History of Korea as a Foreign Aid Recipient

Korea International Cooperation Agency

It may be hard to imagine in 2018, but sixty years ago Korea was one of the poorest countries in the world to receive international assistance.

Korean War

About 800,000 South Koreans died or went missing during the Korean War. 610,000 houses were destroyed and 7.6 million people were separated from their family members. Social infrastructure in Korea was almost wiped out, making the prospect for full recovery and reconstruction dark and gloomy. To be specific, 43% of industrial facilities, 41% of power generation facilities, and 312km of railways were destroyed.

Korea as a recipient of foreign assistance

To help the victims of the Korean War and reconstruct the Korean society, a total of USD 12.7 billion in foreign assistance was provided, 70% of which were put to use from 1945 to 1960.

This document was handwritten by Korea's first president Seung-man Rhee to prevent a misappropriation of relief supplies.

Moreover, the President Syng-man Rhee ordered the Prime Minister to establish a "postwar reconstruction plan" after the Korean War on July 31, 1953. The document shows that the construction and expansion of national infrastructure such as cement and fertilizer factories, power plants, transportation network, and mining and shipbuilding industry was the primary goal of the plan.

Although the Korean War destroyed everything, it never discouraged the people's aspiration for education. They continued teaching and studying even in outdoor areas and streetcars.

Humanitarian assistance and reconstruction activities

With support of the United Nations Korea Reconstruction Agency (UNKRA) and the United Nations Educational, Scientific and Cultural Organization (UNESCO), a printshop was established in Korea to manufacture textbooks.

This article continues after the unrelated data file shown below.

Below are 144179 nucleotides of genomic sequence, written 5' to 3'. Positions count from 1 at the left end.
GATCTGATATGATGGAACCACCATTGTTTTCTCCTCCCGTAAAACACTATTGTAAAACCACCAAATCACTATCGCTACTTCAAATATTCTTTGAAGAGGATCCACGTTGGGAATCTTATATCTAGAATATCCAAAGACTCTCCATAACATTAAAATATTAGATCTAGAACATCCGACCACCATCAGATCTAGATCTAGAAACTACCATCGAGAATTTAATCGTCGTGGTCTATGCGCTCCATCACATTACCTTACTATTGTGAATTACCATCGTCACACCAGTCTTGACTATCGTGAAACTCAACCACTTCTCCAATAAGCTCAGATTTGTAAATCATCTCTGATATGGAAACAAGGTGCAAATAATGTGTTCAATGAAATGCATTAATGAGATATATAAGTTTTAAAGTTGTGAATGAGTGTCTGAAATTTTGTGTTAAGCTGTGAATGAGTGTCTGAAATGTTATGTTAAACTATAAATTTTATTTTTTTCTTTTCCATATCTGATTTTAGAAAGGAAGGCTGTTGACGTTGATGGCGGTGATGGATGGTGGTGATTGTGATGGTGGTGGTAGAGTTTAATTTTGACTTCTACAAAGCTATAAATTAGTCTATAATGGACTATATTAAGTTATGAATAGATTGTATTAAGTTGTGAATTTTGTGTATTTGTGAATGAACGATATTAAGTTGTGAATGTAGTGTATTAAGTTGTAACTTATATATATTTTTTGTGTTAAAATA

This relief aid table shows what types of aid were given to Korea from which countries. Most of them were foods, clothes, medicine and daily necessities. A total of 36 countries including Taiwan, Costa Rica, Cambodia and Ethiopia supported Korea.

The UNKRA was established in December 1950 under the UN resolution and started its works in 1953. The conclusion of the 'Agreement for a Program of Economic Assistance to Korea' between the Korean government and the UNKRA in May 1954 set the stage for the agency to fully implement reconstruction works.

Post-war economic revival

In August 1953, the U.S. established the Office of the Economic Coordinator (OEC) under the UN Command in Korea to coordinate and manage reconstruction efforts of the Foreign Operations Administration (FOA), the Civil Relief in Korea (CRIK) and others.

The Korea Civil Assistance Command (KCAC) carried out various projects concerning transportation, telecommunications, public administration, power generation, public welfare, health, labor and rural enlightment while the UNKRA concentrated its efforts on industry, fishery, mining, housing and education. To better accomplish housing and education programs, two closely coordinated with each other.

Starting out as USD 70 million agency financed mostly by its member countries, the UNKRA injected more than USD 120 million into Korea's economic rehabilitation until 1960.

Assistance from the U.S. and the International Cooperation Agency (ICA)

The U.S. government established the International Cooperation Agency (ICA) in 1955, which took over the roles of the Foreign Operations Administration (FOA). The ICA's assistance was concentrated in the provision of equipment and raw materials for the development of mining and transportation. The scale of assistance was so huge that it had substantial impacts on Korean society in 1950s.
The annual assistance reached as high as USD 200 million from 1953 through 1961. The ICA assistance peaked in 1957 and was scaled down afterwards.

Thanks to the international community's aid, Korea could make its full recovery possible and even undergo a transition to one of donor countries in a very short period.

Korea International Cooperation Agency
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Exhibition Curator l Ran Ro

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